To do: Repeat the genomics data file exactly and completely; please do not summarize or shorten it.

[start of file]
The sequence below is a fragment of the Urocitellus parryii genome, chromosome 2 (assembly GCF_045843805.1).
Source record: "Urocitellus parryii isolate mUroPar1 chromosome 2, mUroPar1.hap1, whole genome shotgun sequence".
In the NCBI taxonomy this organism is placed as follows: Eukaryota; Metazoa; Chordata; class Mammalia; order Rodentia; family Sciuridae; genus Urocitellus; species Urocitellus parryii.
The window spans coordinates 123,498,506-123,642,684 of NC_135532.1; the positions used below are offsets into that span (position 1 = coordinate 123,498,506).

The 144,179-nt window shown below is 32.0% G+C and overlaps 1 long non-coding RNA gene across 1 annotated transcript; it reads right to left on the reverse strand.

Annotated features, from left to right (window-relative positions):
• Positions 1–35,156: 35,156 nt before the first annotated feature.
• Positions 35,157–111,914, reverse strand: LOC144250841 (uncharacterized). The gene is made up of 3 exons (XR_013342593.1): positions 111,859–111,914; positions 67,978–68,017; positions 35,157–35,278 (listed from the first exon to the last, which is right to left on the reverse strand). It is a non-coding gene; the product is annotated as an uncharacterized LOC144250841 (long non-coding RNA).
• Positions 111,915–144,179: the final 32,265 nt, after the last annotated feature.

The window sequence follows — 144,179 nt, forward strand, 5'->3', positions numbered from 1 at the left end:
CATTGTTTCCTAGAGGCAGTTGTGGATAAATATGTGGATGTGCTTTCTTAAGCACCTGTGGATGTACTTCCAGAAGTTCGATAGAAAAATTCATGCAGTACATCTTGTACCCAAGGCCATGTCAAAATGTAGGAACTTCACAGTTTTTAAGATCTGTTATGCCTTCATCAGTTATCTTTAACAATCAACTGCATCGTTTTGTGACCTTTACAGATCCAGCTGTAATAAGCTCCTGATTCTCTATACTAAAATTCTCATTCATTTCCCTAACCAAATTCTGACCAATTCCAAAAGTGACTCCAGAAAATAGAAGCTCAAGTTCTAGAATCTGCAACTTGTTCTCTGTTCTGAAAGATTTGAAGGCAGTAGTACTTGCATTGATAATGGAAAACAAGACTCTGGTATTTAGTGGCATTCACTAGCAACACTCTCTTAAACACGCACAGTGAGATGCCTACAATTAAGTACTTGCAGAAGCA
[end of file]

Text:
The sequence below is a fragment of the Urocitellus parryii genome, chromosome 2 (assembly GCF_045843805.1).
Source record: "Urocitellus parryii isolate mUroPar1 chromosome 2, mUroPar1.hap1, whole genome shotgun sequence".
In the NCBI taxonomy this organism is placed as follows: Eukaryota; Metazoa; Chordata; class Mammalia; order Rodentia; family Sciuridae; genus Urocitellus; species Urocitellus parryii.
The window spans coordinates 123,498,506-123,642,684 of NC_135532.1; the positions used below are offsets into that span (position 1 = coordinate 123,498,506).

The 144,179-nt window shown below is 32.0% G+C and overlaps 1 long non-coding RNA gene across 1 annotated transcript; it reads right to left on the reverse strand.

Annotated features, from left to right (window-relative positions):
• Positions 1–35,156: 35,156 nt before the first annotated feature.
• Positions 35,157–111,914, reverse strand: LOC144250841 (uncharacterized). The gene is made up of 3 exons (XR_013342593.1): positions 111,859–111,914; positions 67,978–68,017; positions 35,157–35,278 (listed from the first exon to the last, which is right to left on the reverse strand). It is a non-coding gene; the product is annotated as an uncharacterized LOC144250841 (long non-coding RNA).
• Positions 111,915–144,179: the final 32,265 nt, after the last annotated feature.

The window sequence follows — 144,179 nt, forward strand, 5'->3', positions numbered from 1 at the left end:
CATTGTTTCCTAGAGGCAGTTGTGGATAAATATGTGGATGTGCTTTCTTAAGCACCTGTGGATGTACTTCCAGAAGTTCGATAGAAAAATTCATGCAGTACATCTTGTACCCAAGGCCATGTCAAAATGTAGGAACTTCACAGTTTTTAAGATCTGTTATGCCTTCATCAGTTATCTTTAACAATCAACTGCATCGTTTTGTGACCTTTACAGATCCAGCTGTAATAAGCTCCTGATTCTCTATACTAAAATTCTCATTCATTTCCCTAACCAAATTCTGACCAATTCCAAAAGTGACTCCAGAAAATAGAAGCTCAAGTTCTAGAATCTGCAACTTGTTCTCTGTTCTGAAAGATTTGAAGGCAGTAGTACTTGCATTGATAATGGAAAACAAGACTCTGGTATTTAGTGGCATTCACTAGCAACACTCTCTTAAACACGCACAGTGAGATGCCTACAATTAAGTACTTGCAGAAGCA